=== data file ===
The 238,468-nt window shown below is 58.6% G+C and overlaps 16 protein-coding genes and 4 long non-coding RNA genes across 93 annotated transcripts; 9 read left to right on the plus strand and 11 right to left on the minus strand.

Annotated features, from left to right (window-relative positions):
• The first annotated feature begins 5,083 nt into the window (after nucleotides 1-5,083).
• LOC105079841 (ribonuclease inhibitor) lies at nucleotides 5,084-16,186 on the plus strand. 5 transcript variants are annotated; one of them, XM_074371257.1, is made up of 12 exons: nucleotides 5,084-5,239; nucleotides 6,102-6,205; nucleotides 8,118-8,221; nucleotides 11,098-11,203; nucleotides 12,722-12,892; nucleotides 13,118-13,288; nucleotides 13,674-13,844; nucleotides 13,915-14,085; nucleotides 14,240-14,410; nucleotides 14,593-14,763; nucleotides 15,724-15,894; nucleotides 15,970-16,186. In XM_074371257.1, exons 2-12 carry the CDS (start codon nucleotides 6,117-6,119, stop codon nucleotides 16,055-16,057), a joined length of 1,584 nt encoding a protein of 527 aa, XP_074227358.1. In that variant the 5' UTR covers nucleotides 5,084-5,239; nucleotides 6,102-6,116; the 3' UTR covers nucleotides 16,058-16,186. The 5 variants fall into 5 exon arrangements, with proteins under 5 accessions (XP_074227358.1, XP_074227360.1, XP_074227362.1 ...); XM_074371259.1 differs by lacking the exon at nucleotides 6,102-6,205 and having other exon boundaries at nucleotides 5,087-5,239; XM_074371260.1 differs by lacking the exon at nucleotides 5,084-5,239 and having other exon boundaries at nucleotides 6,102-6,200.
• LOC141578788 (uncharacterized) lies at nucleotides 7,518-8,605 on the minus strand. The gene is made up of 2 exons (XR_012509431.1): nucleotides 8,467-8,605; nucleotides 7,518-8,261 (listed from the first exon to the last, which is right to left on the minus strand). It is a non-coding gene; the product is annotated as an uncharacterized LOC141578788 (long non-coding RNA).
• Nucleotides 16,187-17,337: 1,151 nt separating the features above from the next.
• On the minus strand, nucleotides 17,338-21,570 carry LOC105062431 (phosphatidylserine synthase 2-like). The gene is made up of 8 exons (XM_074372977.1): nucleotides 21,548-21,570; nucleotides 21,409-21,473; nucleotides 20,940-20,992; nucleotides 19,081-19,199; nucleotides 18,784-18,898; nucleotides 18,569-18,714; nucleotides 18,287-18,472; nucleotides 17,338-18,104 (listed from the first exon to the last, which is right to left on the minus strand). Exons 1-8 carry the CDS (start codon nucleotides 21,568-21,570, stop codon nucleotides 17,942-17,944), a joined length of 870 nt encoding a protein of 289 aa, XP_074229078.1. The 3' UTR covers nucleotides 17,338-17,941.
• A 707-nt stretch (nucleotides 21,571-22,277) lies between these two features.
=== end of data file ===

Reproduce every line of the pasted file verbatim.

The 238,468-nt window shown below is 58.6% G+C and overlaps 16 protein-coding genes and 4 long non-coding RNA genes across 93 annotated transcripts; 9 read left to right on the plus strand and 11 right to left on the minus strand.

Annotated features, from left to right (window-relative positions):
• The first annotated feature begins 5,083 nt into the window (after nucleotides 1-5,083).
• LOC105079841 (ribonuclease inhibitor) lies at nucleotides 5,084-16,186 on the plus strand. 5 transcript variants are annotated; one of them, XM_074371257.1, is made up of 12 exons: nucleotides 5,084-5,239; nucleotides 6,102-6,205; nucleotides 8,118-8,221; nucleotides 11,098-11,203; nucleotides 12,722-12,892; nucleotides 13,118-13,288; nucleotides 13,674-13,844; nucleotides 13,915-14,085; nucleotides 14,240-14,410; nucleotides 14,593-14,763; nucleotides 15,724-15,894; nucleotides 15,970-16,186. In XM_074371257.1, exons 2-12 carry the CDS (start codon nucleotides 6,117-6,119, stop codon nucleotides 16,055-16,057), a joined length of 1,584 nt encoding a protein of 527 aa, XP_074227358.1. In that variant the 5' UTR covers nucleotides 5,084-5,239; nucleotides 6,102-6,116; the 3' UTR covers nucleotides 16,058-16,186. The 5 variants fall into 5 exon arrangements, with proteins under 5 accessions (XP_074227358.1, XP_074227360.1, XP_074227362.1 ...); XM_074371259.1 differs by lacking the exon at nucleotides 6,102-6,205 and having other exon boundaries at nucleotides 5,087-5,239; XM_074371260.1 differs by lacking the exon at nucleotides 5,084-5,239 and having other exon boundaries at nucleotides 6,102-6,200.
• LOC141578788 (uncharacterized) lies at nucleotides 7,518-8,605 on the minus strand. The gene is made up of 2 exons (XR_012509431.1): nucleotides 8,467-8,605; nucleotides 7,518-8,261 (listed from the first exon to the last, which is right to left on the minus strand). It is a non-coding gene; the product is annotated as an uncharacterized LOC141578788 (long non-coding RNA).
• Nucleotides 16,187-17,337: 1,151 nt separating the features above from the next.
• On the minus strand, nucleotides 17,338-21,570 carry LOC105062431 (phosphatidylserine synthase 2-like). The gene is made up of 8 exons (XM_074372977.1): nucleotides 21,548-21,570; nucleotides 21,409-21,473; nucleotides 20,940-20,992; nucleotides 19,081-19,199; nucleotides 18,784-18,898; nucleotides 18,569-18,714; nucleotides 18,287-18,472; nucleotides 17,338-18,104 (listed from the first exon to the last, which is right to left on the minus strand). Exons 1-8 carry the CDS (start codon nucleotides 21,568-21,570, stop codon nucleotides 17,942-17,944), a joined length of 870 nt encoding a protein of 289 aa, XP_074229078.1. The 3' UTR covers nucleotides 17,338-17,941.
• A 707-nt stretch (nucleotides 21,571-22,277) lies between these two features.